Xerox Grey

I can hardly wait

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The Newberry Social Society
22 May
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I was born in the late seventies on a small island in the West Indies. The island was owned by my father, and as such there were no schools. While there is a general stigma attached to being home-schooled, it worked fine for me. I attribute this mainly to my father being a worldly man. What I mainly took from "school" was creativity in art and mathematics, as well as a strong acceptance for other cultures and ways of life; something we focused on heavily.

Though the surrounding isles were populated mainly by blacks, speaking English with a Jamaican, British, or French accent, I somehow escaped having any accent at all. While my tone may often be described as "worldly," most people never suspect that I am not from mainland America originally. This is of little importance, but I often find, when reading journals such as these, having the author's tone and accent in mind to be helpful and to add a certain sense of personality to the writings.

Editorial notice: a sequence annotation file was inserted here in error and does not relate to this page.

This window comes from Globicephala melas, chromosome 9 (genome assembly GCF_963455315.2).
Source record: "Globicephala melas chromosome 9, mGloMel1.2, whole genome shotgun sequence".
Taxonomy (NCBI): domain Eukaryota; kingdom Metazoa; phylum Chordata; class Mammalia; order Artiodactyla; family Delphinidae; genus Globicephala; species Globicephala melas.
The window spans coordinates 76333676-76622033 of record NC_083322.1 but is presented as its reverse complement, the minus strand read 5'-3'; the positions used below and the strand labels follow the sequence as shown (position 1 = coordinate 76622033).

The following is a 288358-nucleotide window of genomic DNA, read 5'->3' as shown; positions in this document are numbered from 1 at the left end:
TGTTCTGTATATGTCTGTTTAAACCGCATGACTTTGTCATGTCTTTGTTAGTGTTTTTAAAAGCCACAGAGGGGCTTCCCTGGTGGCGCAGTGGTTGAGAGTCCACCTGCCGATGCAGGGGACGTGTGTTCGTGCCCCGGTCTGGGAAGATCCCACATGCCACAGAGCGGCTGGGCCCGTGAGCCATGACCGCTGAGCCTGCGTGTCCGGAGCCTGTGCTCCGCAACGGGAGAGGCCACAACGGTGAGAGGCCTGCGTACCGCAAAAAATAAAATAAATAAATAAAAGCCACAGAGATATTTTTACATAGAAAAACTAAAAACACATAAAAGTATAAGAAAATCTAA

It was only when I grew to be approximately twenty years of age that I started to question my surroundings. My father was a hard working man, but not overly so. Certainly not to the point that he should be able to afford to live in such luxury. My mother, who died when I was but a boy, had not worked, nor had she come from a wealthy family. And so it was that I discovered that all the money my family ever earned had come from the selling of illegal drugs. When I confronted my father with this we got into a very heated argument, one that ended with my father picking up a machete and cutting two fingers from my right hand.

I left only a few days later, to start a life in the cities of America, and never to return to the island of my birth.

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